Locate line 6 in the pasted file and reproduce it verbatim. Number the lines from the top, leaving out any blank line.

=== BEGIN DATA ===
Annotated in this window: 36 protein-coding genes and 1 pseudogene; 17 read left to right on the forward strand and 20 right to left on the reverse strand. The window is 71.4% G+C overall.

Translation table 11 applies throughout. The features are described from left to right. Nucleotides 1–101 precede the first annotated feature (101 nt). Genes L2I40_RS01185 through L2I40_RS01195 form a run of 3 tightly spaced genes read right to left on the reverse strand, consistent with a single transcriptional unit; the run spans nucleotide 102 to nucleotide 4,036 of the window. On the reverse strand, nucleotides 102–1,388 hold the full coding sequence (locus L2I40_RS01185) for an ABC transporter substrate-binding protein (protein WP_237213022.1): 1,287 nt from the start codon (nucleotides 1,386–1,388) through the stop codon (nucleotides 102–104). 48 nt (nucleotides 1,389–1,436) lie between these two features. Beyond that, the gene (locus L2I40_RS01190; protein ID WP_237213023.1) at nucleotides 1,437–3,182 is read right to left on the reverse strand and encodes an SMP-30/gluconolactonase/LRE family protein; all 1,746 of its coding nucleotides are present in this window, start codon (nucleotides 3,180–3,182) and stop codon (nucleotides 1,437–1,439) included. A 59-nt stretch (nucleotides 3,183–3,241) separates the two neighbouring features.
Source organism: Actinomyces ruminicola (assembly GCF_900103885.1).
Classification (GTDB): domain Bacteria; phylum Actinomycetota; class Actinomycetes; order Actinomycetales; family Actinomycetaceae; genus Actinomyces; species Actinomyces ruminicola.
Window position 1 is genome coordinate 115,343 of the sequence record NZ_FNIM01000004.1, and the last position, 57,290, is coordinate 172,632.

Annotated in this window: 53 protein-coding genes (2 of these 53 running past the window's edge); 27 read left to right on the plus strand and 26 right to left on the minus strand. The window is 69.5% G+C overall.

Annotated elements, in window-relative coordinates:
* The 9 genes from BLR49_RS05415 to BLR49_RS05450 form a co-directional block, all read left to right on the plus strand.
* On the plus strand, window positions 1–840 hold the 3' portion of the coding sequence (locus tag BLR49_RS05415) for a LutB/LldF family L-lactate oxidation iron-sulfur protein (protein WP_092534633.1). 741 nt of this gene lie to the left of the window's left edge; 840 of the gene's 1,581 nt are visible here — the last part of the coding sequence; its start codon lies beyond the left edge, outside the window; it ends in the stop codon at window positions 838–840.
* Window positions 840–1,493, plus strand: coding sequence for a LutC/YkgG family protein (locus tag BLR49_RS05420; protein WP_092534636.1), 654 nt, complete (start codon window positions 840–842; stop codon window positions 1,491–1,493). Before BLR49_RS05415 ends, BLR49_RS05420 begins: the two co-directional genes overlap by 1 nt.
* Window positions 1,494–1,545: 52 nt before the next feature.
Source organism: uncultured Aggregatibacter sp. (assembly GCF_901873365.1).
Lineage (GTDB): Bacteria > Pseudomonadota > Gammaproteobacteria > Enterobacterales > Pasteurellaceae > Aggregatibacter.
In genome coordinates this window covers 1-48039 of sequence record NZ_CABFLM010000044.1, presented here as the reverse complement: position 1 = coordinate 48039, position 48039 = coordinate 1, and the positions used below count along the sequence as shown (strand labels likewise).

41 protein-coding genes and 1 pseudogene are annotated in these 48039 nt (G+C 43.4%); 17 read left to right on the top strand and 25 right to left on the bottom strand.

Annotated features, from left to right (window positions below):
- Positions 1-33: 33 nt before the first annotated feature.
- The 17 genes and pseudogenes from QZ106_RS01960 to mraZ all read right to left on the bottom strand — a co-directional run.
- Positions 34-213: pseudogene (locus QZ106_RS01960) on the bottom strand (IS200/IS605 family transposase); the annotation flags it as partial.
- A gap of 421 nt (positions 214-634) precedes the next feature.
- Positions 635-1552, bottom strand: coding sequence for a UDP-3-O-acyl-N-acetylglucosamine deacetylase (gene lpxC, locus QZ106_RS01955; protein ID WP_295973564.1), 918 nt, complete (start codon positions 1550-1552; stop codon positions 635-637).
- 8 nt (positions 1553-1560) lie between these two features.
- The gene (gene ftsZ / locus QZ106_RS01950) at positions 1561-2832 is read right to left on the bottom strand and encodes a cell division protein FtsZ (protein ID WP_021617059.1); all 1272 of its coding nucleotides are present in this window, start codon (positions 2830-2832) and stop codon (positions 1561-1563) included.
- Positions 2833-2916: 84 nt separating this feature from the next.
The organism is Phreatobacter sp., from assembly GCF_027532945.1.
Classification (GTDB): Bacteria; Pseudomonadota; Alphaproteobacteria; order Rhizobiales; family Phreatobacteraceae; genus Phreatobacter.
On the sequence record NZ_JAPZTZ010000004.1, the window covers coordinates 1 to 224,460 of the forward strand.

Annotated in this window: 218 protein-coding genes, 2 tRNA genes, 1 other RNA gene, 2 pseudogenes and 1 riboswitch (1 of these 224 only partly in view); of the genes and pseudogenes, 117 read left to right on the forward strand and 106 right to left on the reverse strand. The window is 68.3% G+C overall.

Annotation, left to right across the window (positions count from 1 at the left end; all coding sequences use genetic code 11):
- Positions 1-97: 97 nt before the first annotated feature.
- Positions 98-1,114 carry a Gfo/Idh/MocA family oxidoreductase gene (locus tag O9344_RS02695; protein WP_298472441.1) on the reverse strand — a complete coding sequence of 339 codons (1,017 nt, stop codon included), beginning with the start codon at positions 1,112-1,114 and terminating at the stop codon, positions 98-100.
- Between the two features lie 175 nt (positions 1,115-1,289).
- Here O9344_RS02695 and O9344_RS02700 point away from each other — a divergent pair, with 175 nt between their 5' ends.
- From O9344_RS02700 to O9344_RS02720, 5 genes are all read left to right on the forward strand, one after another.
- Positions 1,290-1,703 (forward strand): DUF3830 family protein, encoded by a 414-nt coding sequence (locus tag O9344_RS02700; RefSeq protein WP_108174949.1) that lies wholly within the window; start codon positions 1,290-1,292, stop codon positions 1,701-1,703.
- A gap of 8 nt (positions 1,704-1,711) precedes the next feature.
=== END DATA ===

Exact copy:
Annotated in this window: 53 protein-coding genes (2 of these 53 running past the window's edge); 27 read left to right on the plus strand and 26 right to left on the minus strand. The window is 69.5% G+C overall.